Ritter’s New Year’s resolution: No second term
If we're to believe Bill Ritter, he's placing the needs of his family above the needs of public office and his political career.
Right. He's dealing with a state budget in shambles, lagging unemployment, a rickety relationship with business and the prospect of a campaign very likely more grueling than the last one.
And he expects people to swallow the idea that he wants to reconnect with his family?
Let's believe him while we can and hope it sticks.
For a moment -- before the digging and the dumping begins -- let's take the governor at his word. For a moment, see if you can get your head around the idea that someone in this country who has fought his way to the top can actually take a step back and say, "Hey, maybe this isn't all my life is about." For a moment, embrace the idea that scandal is not the only thing that could ever drive someone out of political office.
During a press conference Wednesday at the Capitol that was over after about 20 minutes, Ritter said he made his decision to end his re-election campaign during the holiday break.
"I came back and told my staff you should never give a busy person time off because it gives them the opportunity to really engage in the kind of reflection that was important to me and ask the question, what are the most important things?" Ritter said.
For Ritter, family is at the top of that list. With his wife, Jeannie, and three of their five children behind him, he talked about making a tough decision and the struggle he's faced.
"Over the past years but particularly over this last year, I've attempted to balance many roles in my life. I've been the governor, I've been a candidate for re-election and I've also been a husband and a father ... It is my family who has sacrificed the most."
Ritter opened by reprising his "Colorado Promise" campaign theme, and briefly touched upon the "new energy economy" central to his administration and re-election campaign as well as education and health-care reform and improving the transportation system - projects his successor will find remain among the state's toughest challenges.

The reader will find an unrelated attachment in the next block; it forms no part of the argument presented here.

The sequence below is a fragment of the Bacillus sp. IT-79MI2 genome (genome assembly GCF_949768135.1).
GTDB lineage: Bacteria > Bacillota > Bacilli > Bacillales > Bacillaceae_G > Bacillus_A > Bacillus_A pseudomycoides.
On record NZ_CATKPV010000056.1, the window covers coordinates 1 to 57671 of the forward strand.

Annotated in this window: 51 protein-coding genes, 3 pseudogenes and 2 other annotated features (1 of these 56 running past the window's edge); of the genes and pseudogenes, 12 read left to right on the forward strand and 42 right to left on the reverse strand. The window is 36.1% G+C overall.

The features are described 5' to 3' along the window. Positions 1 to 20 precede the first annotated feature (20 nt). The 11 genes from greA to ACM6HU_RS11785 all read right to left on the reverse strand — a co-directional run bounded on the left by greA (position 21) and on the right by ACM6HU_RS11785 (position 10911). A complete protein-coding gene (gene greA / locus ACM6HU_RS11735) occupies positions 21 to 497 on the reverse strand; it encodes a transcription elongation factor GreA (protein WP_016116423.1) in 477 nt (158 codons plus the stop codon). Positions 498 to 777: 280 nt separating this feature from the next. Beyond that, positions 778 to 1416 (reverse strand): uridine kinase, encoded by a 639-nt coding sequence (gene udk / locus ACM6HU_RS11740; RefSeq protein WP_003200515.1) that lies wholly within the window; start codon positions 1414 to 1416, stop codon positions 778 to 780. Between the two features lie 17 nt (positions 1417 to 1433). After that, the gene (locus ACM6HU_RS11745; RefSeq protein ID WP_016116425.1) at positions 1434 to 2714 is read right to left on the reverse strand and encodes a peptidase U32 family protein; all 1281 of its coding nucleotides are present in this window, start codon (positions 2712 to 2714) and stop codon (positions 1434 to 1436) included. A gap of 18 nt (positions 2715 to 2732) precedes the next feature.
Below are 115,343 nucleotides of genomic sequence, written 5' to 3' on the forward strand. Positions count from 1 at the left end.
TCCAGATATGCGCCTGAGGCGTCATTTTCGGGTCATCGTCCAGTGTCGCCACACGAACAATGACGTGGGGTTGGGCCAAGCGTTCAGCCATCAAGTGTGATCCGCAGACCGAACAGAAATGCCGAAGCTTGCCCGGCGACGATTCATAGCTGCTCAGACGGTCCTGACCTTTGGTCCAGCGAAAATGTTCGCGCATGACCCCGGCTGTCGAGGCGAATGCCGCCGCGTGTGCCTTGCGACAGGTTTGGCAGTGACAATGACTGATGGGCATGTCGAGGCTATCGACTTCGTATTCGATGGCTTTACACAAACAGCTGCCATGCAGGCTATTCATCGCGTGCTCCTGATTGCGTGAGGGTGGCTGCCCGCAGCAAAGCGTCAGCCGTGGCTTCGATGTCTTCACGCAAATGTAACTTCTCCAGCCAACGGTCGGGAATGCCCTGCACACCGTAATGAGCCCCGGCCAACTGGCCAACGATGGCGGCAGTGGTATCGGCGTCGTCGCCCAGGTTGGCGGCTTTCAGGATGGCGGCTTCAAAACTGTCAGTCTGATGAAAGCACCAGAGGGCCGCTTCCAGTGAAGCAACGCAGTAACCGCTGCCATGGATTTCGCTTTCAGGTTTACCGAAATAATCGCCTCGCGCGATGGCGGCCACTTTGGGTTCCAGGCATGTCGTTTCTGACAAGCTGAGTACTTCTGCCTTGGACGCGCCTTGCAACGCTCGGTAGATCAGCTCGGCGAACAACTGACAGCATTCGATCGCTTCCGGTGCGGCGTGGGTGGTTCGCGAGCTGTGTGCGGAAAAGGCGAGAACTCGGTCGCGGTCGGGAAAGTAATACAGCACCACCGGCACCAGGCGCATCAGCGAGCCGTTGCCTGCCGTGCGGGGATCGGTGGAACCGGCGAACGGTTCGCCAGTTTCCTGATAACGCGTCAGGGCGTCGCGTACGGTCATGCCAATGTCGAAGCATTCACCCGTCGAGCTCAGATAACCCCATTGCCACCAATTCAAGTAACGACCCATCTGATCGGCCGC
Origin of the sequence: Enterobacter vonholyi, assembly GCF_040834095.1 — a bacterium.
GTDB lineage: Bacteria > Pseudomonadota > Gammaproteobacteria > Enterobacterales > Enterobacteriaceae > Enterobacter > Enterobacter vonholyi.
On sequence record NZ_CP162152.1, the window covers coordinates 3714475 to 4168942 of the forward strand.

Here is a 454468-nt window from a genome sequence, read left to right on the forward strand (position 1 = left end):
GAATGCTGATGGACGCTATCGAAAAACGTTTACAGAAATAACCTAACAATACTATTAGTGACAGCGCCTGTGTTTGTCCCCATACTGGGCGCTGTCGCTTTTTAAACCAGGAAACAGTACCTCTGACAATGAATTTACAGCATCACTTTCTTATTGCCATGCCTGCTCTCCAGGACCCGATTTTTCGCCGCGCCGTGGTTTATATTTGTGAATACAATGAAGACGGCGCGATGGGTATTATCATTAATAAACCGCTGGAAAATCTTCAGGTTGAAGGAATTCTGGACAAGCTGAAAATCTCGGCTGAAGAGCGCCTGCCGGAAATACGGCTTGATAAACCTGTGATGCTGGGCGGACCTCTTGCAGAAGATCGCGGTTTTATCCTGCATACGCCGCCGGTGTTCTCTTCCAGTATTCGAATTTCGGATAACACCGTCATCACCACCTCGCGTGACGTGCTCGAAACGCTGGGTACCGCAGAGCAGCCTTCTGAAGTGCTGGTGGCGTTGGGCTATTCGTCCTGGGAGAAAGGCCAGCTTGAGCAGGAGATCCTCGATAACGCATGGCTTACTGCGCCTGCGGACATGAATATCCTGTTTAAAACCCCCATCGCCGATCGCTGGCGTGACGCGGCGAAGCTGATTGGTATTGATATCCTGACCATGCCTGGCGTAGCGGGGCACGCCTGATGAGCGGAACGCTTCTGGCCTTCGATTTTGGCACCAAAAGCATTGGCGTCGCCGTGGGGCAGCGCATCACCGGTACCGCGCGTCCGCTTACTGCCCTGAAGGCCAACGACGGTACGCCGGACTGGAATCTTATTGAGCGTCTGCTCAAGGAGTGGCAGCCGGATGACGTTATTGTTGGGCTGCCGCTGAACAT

Ritter said bowing out of the campaign will allow him to focus on balancing the state budget and making unpopular decisions. But that reasoning seemed a distance second to the personal one he cited.
"I'm 53 years old. I've been in the public sector or public service for most of the past 30 years ... but I still have a son in college. I have two children who live at home. And quite frankly, they need me," Ritter said. "And my wife needs me. This is a decision that is intensely personal but what I consider to be in the best interests for my family."
The suddenness of the decision was surprising for a man who just weeks ago was actively campaigning. When ColoradoBiz featured Ritter on our cover in September, there was no question he was mapping out a second term. And a guest column from Ritter for an upcoming issue had been in the works as the election season began unfolding.
"I was fully committed to the campaign. Over the break I decided to take some time and really ask myself some really serious questions about the costs involved in going forward, what that meant to me, what that meant to my family," Ritter said. "What it meant to us for the next year during the campaign but also, assuming we might win the election, what that meant for five years."
Ritter said he was pressured neither to step aside nor run for re-election.
"You'd appreciate this: I didn't appoint a blue ribbon commission to make this decision," Ritter said, alluding to a recent Denver Post editorial that chided him for creating so many of them.
The former prosecutor also said he believes the election was "absolutely winnable."
"I'm a trial lawyer. I love a fight," Ritter said.
Perhaps, when it comes to his family, there's one fight Ritter simply can't risk losing.